Referring first to FIG. 1, there is shown a perspective exploded view of a layout for performing the method of this invention. FIG. 1 shows a light box 10, a fixed glass plate 12 and a camera 14 mounted on the stand 16. As can be seen in FIG. 1, the light box 10 is secured to the base of stand 16 while glass 12 is mounted on the stand a distance above the light box 10 to provide complete lighting over the area of glass 12. Camera 14 is movably mounted on stand 16 and is moved to a distance above glass 12 to obtain the best view of the artwork placed on the glass plate 12. As will be understood, camera 14 is provided with a film (not shown) suitably for making color slides and has provisions for the multi-exposure of each frame of the film.
For the first step in the process of making a color slide from a black and white original art work, an original black and white is provided such as the black and white art 18 shown in FIG. 3. As will be understood with respect to the black and white art 18, the background 20 is white while the foreground 22, composed of the square, the circle and the letter N, is black. A positive and negative of black and white art 18 is made. The positive, where all the background is clear and the foreground is black, is shown at 24 in FIG. 1. The negative, where all the background is black and the foreground is clear, is shown at 26 in FIG. 2. Both the positive 24 and the negative 26 are provided with identically placed registration holes 28 as is shown in FIGS. 1 and 2.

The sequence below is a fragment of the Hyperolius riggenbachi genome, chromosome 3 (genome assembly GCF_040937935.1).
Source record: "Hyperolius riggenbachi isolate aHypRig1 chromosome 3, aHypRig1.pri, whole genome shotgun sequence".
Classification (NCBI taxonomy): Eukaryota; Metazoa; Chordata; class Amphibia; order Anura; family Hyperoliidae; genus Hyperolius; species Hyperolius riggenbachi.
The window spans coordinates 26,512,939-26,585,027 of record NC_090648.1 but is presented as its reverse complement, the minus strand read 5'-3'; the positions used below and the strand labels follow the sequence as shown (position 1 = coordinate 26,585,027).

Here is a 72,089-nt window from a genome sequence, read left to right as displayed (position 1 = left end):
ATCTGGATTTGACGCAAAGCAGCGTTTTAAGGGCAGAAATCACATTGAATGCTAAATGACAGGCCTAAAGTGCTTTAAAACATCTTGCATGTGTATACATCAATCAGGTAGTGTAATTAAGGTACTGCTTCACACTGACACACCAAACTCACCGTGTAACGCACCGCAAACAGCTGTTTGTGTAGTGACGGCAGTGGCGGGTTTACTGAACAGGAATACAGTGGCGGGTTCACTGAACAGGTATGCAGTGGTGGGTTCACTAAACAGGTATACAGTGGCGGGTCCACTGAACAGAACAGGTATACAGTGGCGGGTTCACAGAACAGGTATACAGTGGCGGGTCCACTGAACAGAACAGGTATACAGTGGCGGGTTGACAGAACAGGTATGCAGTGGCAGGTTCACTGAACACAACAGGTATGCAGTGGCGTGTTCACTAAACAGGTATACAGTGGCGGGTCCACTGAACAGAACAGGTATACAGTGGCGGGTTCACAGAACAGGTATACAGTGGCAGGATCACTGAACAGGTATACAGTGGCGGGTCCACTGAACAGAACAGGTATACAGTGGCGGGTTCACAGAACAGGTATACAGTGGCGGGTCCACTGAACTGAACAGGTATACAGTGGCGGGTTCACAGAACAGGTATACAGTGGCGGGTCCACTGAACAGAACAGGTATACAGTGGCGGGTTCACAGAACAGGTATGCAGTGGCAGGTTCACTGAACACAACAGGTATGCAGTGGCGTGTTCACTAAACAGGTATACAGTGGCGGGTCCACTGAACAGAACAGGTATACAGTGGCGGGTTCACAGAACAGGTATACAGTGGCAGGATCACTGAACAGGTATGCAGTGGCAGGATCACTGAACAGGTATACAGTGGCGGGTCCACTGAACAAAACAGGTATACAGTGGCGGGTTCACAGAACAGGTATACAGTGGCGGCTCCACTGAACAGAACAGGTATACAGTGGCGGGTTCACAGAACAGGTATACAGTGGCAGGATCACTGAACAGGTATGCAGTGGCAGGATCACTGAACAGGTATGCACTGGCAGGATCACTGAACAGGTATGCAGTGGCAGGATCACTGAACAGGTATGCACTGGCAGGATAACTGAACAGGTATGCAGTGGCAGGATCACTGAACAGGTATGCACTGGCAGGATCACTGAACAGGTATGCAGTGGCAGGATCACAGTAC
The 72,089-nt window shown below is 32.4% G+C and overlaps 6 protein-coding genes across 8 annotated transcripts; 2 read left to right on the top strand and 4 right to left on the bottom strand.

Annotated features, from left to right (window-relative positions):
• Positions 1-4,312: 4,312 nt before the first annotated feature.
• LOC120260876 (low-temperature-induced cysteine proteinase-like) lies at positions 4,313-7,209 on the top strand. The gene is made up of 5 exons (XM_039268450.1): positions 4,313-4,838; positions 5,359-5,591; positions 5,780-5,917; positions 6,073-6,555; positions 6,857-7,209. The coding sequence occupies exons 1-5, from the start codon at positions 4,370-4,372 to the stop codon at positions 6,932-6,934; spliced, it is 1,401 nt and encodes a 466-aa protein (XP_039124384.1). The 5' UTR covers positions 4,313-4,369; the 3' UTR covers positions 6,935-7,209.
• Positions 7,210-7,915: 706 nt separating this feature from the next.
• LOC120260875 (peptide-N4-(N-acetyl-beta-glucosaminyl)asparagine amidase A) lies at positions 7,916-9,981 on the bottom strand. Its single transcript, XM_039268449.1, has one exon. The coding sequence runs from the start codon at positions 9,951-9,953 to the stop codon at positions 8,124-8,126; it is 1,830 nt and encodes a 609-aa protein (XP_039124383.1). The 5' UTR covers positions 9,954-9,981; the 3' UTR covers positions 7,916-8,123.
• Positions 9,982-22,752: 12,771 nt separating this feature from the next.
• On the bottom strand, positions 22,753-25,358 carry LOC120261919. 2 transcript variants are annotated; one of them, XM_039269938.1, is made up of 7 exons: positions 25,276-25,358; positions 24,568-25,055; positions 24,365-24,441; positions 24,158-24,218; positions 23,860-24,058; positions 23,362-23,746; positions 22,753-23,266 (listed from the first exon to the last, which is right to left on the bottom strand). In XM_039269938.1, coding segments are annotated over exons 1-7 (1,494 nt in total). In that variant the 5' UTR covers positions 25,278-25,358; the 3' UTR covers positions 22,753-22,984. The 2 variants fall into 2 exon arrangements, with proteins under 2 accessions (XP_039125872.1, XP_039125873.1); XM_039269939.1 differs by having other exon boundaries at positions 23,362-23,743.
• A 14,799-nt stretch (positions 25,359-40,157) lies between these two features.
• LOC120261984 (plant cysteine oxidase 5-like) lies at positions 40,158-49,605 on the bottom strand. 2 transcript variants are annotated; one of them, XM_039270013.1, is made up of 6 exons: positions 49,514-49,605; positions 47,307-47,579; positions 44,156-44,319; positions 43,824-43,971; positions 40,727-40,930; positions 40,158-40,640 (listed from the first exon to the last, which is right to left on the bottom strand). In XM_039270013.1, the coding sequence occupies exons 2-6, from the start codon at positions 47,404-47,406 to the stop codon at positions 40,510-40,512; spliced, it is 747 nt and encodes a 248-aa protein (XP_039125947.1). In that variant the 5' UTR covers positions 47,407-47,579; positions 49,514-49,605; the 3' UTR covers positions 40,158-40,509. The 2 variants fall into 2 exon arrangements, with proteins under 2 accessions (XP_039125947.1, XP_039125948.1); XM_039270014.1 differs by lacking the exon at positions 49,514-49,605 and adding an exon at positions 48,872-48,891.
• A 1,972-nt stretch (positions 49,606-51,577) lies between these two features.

In the next step, as is shown in FIG. 1, the positive 24 is placed on glass plate 12 with the registration holes 28 placed over the registration pins 30. As can be seen, the registration pins 30 are secured on the frame 16 near the glass plate 12. If desired, a texture background may be provided for the slide by placing a textured screen such as 32 between the light box 10 and the plate 12. In the preferred embodiment, the textured screen 32 is placed on a second glass plate 34 which is mounted on the frame or stand 16 between the light box 10 and the glass plate 12. The background color for the slide is provided by means of a color filter 36 which is placed over the lens 38 of the camera 14. As will be understood, a polorizing filter (not shown) is usually provided in lens 38 to block out glare. With the light box 10 illuminated and the screen 32, the positive 24 and the filter 36 in place, the film frame (not shown) in the camera 14 is exposed. This would provide an exposed film such as is shown in FIG. 4a, where the background would be provided with a texture from the screen 32 and a color from the filter 36. As will be understood, the foreground, composed of the square, the circle and the N, would be clear since these areas had not been exposed.